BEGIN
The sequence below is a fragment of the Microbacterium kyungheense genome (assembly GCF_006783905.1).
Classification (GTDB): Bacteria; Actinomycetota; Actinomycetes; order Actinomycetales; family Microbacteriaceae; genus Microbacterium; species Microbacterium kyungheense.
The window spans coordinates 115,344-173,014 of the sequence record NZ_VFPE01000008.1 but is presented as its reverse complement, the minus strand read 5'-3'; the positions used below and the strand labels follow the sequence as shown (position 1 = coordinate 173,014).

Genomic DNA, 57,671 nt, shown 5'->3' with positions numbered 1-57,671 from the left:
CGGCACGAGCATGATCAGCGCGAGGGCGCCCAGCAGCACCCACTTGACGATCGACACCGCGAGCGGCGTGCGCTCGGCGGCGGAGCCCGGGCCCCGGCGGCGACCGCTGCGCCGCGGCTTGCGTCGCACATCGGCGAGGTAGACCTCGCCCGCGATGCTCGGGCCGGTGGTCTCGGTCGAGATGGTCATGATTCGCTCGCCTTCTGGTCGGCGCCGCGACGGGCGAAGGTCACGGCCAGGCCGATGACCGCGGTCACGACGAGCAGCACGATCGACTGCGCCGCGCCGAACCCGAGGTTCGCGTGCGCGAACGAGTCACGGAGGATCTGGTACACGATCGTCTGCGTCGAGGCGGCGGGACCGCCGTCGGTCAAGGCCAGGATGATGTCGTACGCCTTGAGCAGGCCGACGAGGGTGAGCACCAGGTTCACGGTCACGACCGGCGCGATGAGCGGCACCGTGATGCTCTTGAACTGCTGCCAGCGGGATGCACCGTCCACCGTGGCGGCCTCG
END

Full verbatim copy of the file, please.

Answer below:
The sequence below is a fragment of the Microbacterium kyungheense genome (assembly GCF_006783905.1).
Classification (GTDB): Bacteria; Actinomycetota; Actinomycetes; order Actinomycetales; family Microbacteriaceae; genus Microbacterium; species Microbacterium kyungheense.
The window spans coordinates 115,344-173,014 of the sequence record NZ_VFPE01000008.1 but is presented as its reverse complement, the minus strand read 5'-3'; the positions used below and the strand labels follow the sequence as shown (position 1 = coordinate 173,014).

Genomic DNA, 57,671 nt, shown 5'->3' with positions numbered 1-57,671 from the left:
CGGCACGAGCATGATCAGCGCGAGGGCGCCCAGCAGCACCCACTTGACGATCGACACCGCGAGCGGCGTGCGCTCGGCGGCGGAGCCCGGGCCCCGGCGGCGACCGCTGCGCCGCGGCTTGCGTCGCACATCGGCGAGGTAGACCTCGCCCGCGATGCTCGGGCCGGTGGTCTCGGTCGAGATGGTCATGATTCGCTCGCCTTCTGGTCGGCGCCGCGACGGGCGAAGGTCACGGCCAGGCCGATGACCGCGGTCACGACGAGCAGCACGATCGACTGCGCCGCGCCGAACCCGAGGTTCGCGTGCGCGAACGAGTCACGGAGGATCTGGTACACGATCGTCTGCGTCGAGGCGGCGGGACCGCCGTCGGTCAAGGCCAGGATGATGTCGTACGCCTTGAGCAGGCCGACGAGGGTGAGCACCAGGTTCACGGTCACGACCGGCGCGATGAGCGGCACCGTGATGCTCTTGAACTGCTGCCAGCGGGATGCACCGTCCACCGTGGCGGCCTCG